There are certainly a lot of potential obstacles in the way of developing aircraft that can fly for long distances using electric engines.
One is the sheer weight of the batteries and the fact that unlike kerosene, which burns off during a flight, they weigh the same throughout the journey.
Mr Watson said: “It’s certainly true that we are looking at ways to introduce energy storage systems into aircraft, and there are some challenges around it, but there are electric aircraft flying today.
“So the battery technology is there – it’s just a question as to how well it can scale to larger aircraft over time.”
He said he accepted that there is a greater risk of electrical fires when using higher voltages at the thinner atmospheres at which aircraft fly.
Mr Watson went on: “There are certainly challenges around electrical technology but we’re very focused, as you’d expect, on safety and the safe certification of our products.
“So we devote a huge amount of our attention to making sure that before we fly something we’re certain that it’s safe and is in line with the regulations set by the authorities.
“So there are challenges, but we are confident of overcoming them.”
He said that, in the foreseeable future, pure electric, or all-electric, propulsion would power smaller aircraft while larger aircraft would rely upon hybrid electric solutions combining electrification with evolutions of the gas turbine.
The buzz phrase at Le Bourget, as it has been for a while in the sector, is the “third era of aviation” – the first beginning with the invention of the aircraft by the Wright brothers and the second beginning with the so-called Jet Age in the 1950s.
In their letter today, the seven said: “Aviation’s third era is enabled by advances in new architectures, advanced engine thermodynamic efficiencies, electric and hybrid-electric propulsion, digitisation, artificial intelligence, materials and manufacturing.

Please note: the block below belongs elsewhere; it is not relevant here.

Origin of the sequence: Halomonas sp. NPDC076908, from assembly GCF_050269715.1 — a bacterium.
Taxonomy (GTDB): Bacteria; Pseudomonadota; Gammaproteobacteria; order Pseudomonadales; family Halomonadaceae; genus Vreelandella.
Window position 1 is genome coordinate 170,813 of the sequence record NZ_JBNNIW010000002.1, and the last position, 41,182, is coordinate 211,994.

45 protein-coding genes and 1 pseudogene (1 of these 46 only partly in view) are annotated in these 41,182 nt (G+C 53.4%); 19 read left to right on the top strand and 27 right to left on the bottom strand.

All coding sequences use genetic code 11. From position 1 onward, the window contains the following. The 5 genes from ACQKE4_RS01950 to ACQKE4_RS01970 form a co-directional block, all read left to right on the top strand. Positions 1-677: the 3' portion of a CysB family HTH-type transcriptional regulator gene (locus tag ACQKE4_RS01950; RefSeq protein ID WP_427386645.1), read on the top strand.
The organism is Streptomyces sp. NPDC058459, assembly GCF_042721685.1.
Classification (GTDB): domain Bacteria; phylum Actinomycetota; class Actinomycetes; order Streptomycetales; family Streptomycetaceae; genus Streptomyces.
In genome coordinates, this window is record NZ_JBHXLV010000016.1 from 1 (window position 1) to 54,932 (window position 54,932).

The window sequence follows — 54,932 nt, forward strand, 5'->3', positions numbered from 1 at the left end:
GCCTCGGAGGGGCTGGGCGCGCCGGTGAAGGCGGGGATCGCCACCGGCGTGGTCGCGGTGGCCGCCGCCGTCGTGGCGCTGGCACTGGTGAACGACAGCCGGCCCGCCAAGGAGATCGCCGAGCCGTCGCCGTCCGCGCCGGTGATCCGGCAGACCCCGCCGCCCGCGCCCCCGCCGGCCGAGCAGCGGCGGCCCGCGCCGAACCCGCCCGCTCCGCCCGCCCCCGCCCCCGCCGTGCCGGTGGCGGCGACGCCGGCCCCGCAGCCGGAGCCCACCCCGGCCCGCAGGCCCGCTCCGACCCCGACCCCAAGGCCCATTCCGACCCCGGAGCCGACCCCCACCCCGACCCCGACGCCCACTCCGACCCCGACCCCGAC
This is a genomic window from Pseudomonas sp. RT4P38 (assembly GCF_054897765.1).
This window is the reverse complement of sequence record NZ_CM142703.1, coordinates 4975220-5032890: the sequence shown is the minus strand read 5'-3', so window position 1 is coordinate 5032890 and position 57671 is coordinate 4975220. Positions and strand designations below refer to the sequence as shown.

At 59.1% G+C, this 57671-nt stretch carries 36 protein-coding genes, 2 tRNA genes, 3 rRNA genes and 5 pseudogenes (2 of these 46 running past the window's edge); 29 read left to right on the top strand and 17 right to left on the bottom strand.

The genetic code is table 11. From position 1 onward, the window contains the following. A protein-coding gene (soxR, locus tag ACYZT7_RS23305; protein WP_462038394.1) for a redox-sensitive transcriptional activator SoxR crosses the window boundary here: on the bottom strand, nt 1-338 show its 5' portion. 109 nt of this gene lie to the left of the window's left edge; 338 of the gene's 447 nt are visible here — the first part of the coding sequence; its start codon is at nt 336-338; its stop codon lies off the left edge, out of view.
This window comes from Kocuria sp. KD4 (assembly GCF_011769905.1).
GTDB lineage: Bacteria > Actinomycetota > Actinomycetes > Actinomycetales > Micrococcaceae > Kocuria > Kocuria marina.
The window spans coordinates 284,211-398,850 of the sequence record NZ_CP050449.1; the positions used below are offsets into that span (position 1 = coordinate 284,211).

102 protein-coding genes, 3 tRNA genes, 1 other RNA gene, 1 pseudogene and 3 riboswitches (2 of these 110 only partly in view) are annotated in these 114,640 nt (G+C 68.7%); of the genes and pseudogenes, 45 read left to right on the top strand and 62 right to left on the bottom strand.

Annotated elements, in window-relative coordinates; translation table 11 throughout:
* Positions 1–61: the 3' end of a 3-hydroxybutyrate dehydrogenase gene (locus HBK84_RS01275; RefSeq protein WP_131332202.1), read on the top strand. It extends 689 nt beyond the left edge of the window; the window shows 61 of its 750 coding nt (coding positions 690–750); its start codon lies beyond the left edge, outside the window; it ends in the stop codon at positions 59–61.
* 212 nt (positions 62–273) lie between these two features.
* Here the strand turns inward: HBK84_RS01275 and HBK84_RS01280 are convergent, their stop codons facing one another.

“Larger aircraft will begin to benefit from novel designs that will further improve efficiency through management of aircraft drag and distributing propulsion in new ways. New materials will enable lighter aircraft, further improving efficiency.”
In short, what the aviation sector is looking to achieve represents nothing short of a revolution, particularly given some of the targets being set now to reduce carbon dioxide emissions.
Yet there is no disputing the need to do it.
Travel is not going to die out.
If anything, it is going to expand, as the middle classes in countries like India and China continue to grow.
Nor will the need to transport goods around the world fall – at least not if, to use the example cited by Mr van Beurden last week, people continue to want to eat strawberries in the winter.
So making aviation more sustainable is essential.
That may sound daunting – and, to some, may imply a higher cost to air travel in years to come.
The seven companies that circulated the letter today, however, are viewing the move to more sustainable aviation not as a threat but as an opportunity.